Saturday, May 23, 2009

Frank Brennan

Who is Frank Brennan?

I have no idea.

The name sounds a little familiar.

I shall go talk to Lord Wiki.

Well, I have found myself in a situation I have not yet faced in this blog's history.

I went to Lord Wiki, and it turns out there are two Australian Frank Brennans.

One is a politician—a member of the labor party. The other is a priest and a lawyer.

I'm guessing I meant to write about the lawyer. I think the new few people on the list are involved with legal cases. I think I was on some kind of legal roll.

All right. Whatever. I might be wrong here.

But I'm going with the lawyer.

Oh crap!

I just realized there's not two Australian Frank Brennans. There's three! The one I missed is a writer. He and his wife wrote romance novels under the pseudonym Emma Darcy.

I'm still going to go with the lawyer.

Lord Wiki doesn't have that much information about him. He doesn't have much information about any of the FB's.

There's no birthday here. Maybe we'll find it later.

Frank Brennan is a Jesuit Priest.

He's a lawyer.

He's a professor at Australian Catholic University. The school has campuses in various locations. I'm not sure which campus Brennan works at. It might be Sydney, because Lord Wiki says he was the founder of a social justice center in Sydney. This was called Uniya.

Brennan stopped being director in 2000, though. So he could have moved since then.

Uniya was around from 1989 to 2007. I wonder why it closed down.

The issues they centered on were a) indigenous reconciliation b) refugees and asylum seekers c) Australia's role in the Pacific and South East.

Those sound like good issues to stand behind.

The center was named after another Uniya; a mission in the Northern Territory back in the 1880's. This mission differed from other missions of the time because they wanted to preserve the language and culture of the local people. That's very refreshing.

In the 1970's, Brennan worked in Redfern with Ted Kennedy and Mum Shirl.

He's included in The National Trust of Australia's Living Treasure list. I bet that's where I got his name in the first place. I think maybe I just lifted people from that list.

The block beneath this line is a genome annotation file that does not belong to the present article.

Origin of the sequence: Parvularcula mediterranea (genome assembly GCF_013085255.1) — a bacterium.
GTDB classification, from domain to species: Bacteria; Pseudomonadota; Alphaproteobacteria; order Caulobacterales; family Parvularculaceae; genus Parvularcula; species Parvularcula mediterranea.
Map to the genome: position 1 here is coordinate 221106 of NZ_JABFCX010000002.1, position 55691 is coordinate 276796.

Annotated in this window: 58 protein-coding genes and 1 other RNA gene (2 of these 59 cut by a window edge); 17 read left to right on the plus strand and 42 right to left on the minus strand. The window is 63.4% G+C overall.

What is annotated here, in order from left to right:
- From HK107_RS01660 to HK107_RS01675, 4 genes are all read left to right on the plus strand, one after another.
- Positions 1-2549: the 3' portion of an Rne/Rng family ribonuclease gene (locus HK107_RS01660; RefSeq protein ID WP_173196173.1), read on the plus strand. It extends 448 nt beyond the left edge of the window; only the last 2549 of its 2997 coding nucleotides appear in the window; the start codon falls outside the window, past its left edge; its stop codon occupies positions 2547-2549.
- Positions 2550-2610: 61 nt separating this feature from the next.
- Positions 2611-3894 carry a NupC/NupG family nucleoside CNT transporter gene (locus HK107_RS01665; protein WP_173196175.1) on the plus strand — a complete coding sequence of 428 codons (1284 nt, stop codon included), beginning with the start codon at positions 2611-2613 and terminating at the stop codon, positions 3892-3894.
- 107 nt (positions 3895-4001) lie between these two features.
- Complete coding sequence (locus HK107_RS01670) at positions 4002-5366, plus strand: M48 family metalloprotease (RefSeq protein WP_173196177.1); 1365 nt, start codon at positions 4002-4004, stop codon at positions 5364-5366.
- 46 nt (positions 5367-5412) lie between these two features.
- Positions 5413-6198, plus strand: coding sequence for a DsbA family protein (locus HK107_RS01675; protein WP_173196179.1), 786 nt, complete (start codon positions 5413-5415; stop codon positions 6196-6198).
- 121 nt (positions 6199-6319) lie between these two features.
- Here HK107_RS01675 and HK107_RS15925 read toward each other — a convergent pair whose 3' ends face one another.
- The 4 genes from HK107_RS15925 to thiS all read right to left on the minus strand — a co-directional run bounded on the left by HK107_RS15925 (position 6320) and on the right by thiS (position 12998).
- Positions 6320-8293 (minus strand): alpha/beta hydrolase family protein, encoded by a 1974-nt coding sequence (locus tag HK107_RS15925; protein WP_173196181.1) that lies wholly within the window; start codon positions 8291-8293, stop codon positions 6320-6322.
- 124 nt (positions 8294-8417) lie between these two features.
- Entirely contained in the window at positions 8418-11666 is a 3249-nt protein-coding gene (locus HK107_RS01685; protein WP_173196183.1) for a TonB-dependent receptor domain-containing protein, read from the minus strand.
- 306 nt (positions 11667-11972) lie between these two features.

From 2001-2002, Brennan worked in East Timor.

In December 2008, he became the chairperson to the Australian Government's National Human Rights Consultation Committee.

That's about it for Lord Wiki. He does have a bunch of links on Brennan though. I might follow those.

Here's the Uniya Website. They have a picture of Brennan. His smile reminds me of one of the men that Tim works with.

Brennan has written books. It seems most of them are about reconciliation. I love that word. I love it's meaning. I also love it's sound. Another word I love is redemption.

In the late 1990's he spent time at Georgetown University. When I think of that place, I think of The Exorcist. The movie takes place there. Tim worked there for awhile and would go jogging near the famous stairs. I can't remember if he said he actually climbed up the steps. I'm going to assume he did. Tim is very ambitious when it comes to fitness. A few weeks ago, he participated in a hundred mile bike race.

I'm going to explore the Uniya Website in general.

It's located in King's Cross.

The word Uniya is an Aboriginal word meaning meeting place.

The website says, We believe that faith and justice go hand in hand. Our faith means to stand up for the dignity of each person. And so, Uniya is committed to act for changes to government polices and practices that affect the most marginalised people in our community.

I like hearing that. I sometimes forget that people actually do GOOD things in the name of religion.

The website has a bunch of speeches done by Brennan. I should probably read a few.

This one is about child abuse in refugee detention centers.

It's sad. Brennan talks about seeing a child with bruises on his leg from a baton hit.

The government denied any children being injured. They said only adults were injured and the injuries were all minor.

Who do we believe?

Here's a speech detailing Brennan's opinion of Australia's refugee policy.

He says Australia receives 75,000-80,000 migrants a year. Most of them are in the special skills or family reunion category. About 40,000 Australians LEAVE each year.

Brennan says there are three ways for humanitarian migrants to come to Australia. I don't really fully understand the first two. I think it's basically that they go through a legal formal process. In the third, they arrive on boat.

Brennan said there weren't many of these refugees before the Vietnam War. After the war, many boats came. The people were welcomed to Australia for the most part. There was no mandatory detention. That changed in...well, I'm confused about the date. I think it might be in the late 1980's or early 1990's.